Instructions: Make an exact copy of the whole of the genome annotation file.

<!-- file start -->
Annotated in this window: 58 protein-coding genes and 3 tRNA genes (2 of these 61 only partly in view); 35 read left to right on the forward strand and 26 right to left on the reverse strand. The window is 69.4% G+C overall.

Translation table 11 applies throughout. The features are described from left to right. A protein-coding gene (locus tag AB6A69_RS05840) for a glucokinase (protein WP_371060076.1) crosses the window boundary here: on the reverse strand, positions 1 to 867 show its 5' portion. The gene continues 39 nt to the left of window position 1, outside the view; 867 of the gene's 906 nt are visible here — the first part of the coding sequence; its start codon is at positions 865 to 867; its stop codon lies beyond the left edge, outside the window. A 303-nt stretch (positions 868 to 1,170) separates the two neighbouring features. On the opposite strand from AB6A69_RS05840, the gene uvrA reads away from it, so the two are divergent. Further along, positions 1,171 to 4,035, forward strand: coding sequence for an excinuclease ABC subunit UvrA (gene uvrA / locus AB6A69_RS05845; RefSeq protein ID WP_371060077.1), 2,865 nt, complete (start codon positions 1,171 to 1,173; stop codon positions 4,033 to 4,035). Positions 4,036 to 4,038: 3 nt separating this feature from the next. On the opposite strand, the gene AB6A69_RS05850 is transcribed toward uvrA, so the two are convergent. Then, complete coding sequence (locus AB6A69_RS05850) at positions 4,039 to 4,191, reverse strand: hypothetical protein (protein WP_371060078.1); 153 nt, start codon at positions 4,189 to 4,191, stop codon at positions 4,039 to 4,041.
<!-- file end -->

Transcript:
Annotated in this window: 58 protein-coding genes and 3 tRNA genes (2 of these 61 only partly in view); 35 read left to right on the forward strand and 26 right to left on the reverse strand. The window is 69.4% G+C overall.

Translation table 11 applies throughout. The features are described from left to right. A protein-coding gene (locus tag AB6A69_RS05840) for a glucokinase (protein WP_371060076.1) crosses the window boundary here: on the reverse strand, positions 1 to 867 show its 5' portion. The gene continues 39 nt to the left of window position 1, outside the view; 867 of the gene's 906 nt are visible here — the first part of the coding sequence; its start codon is at positions 865 to 867; its stop codon lies beyond the left edge, outside the window. A 303-nt stretch (positions 868 to 1,170) separates the two neighbouring features. On the opposite strand from AB6A69_RS05840, the gene uvrA reads away from it, so the two are divergent. Further along, positions 1,171 to 4,035, forward strand: coding sequence for an excinuclease ABC subunit UvrA (gene uvrA / locus AB6A69_RS05845; RefSeq protein ID WP_371060077.1), 2,865 nt, complete (start codon positions 1,171 to 1,173; stop codon positions 4,033 to 4,035). Positions 4,036 to 4,038: 3 nt separating this feature from the next. On the opposite strand, the gene AB6A69_RS05850 is transcribed toward uvrA, so the two are convergent. Then, complete coding sequence (locus AB6A69_RS05850) at positions 4,039 to 4,191, reverse strand: hypothetical protein (protein WP_371060078.1); 153 nt, start codon at positions 4,189 to 4,191, stop codon at positions 4,039 to 4,041.